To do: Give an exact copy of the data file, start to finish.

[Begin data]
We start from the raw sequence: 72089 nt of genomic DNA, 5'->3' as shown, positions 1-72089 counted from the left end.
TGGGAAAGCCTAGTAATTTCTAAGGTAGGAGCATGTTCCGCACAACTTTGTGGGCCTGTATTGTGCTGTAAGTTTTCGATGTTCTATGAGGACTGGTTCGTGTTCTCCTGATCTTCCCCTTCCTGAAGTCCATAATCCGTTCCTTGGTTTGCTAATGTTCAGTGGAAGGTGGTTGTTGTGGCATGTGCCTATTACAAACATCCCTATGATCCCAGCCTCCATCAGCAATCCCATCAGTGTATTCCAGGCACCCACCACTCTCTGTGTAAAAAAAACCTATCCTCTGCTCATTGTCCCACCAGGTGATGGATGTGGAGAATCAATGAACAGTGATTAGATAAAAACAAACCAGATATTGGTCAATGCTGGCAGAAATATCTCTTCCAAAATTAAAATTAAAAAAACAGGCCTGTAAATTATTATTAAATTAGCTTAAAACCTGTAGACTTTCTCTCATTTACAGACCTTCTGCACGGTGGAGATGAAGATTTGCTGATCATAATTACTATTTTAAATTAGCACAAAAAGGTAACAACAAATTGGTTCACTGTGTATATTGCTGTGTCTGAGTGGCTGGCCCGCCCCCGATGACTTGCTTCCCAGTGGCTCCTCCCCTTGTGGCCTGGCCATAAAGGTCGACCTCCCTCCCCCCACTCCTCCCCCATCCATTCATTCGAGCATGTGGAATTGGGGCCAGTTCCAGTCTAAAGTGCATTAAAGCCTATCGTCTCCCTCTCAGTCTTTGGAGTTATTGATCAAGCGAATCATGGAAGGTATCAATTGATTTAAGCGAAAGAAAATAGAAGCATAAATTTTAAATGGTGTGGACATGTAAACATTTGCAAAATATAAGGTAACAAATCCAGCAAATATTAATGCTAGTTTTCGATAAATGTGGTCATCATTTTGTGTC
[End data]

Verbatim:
We start from the raw sequence: 72089 nt of genomic DNA, 5'->3' as shown, positions 1-72089 counted from the left end.
TGGGAAAGCCTAGTAATTTCTAAGGTAGGAGCATGTTCCGCACAACTTTGTGGGCCTGTATTGTGCTGTAAGTTTTCGATGTTCTATGAGGACTGGTTCGTGTTCTCCTGATCTTCCCCTTCCTGAAGTCCATAATCCGTTCCTTGGTTTGCTAATGTTCAGTGGAAGGTGGTTGTTGTGGCATGTGCCTATTACAAACATCCCTATGATCCCAGCCTCCATCAGCAATCCCATCAGTGTATTCCAGGCACCCACCACTCTCTGTGTAAAAAAAACCTATCCTCTGCTCATTGTCCCACCAGGTGATGGATGTGGAGAATCAATGAACAGTGATTAGATAAAAACAAACCAGATATTGGTCAATGCTGGCAGAAATATCTCTTCCAAAATTAAAATTAAAAAAACAGGCCTGTAAATTATTATTAAATTAGCTTAAAACCTGTAGACTTTCTCTCATTTACAGACCTTCTGCACGGTGGAGATGAAGATTTGCTGATCATAATTACTATTTTAAATTAGCACAAAAAGGTAACAACAAATTGGTTCACTGTGTATATTGCTGTGTCTGAGTGGCTGGCCCGCCCCCGATGACTTGCTTCCCAGTGGCTCCTCCCCTTGTGGCCTGGCCATAAAGGTCGACCTCCCTCCCCCCACTCCTCCCCCATCCATTCATTCGAGCATGTGGAATTGGGGCCAGTTCCAGTCTAAAGTGCATTAAAGCCTATCGTCTCCCTCTCAGTCTTTGGAGTTATTGATCAAGCGAATCATGGAAGGTATCAATTGATTTAAGCGAAAGAAAATAGAAGCATAAATTTTAAATGGTGTGGACATGTAAACATTTGCAAAATATAAGGTAACAAATCCAGCAAATATTAATGCTAGTTTTCGATAAATGTGGTCATCATTTTGTGTC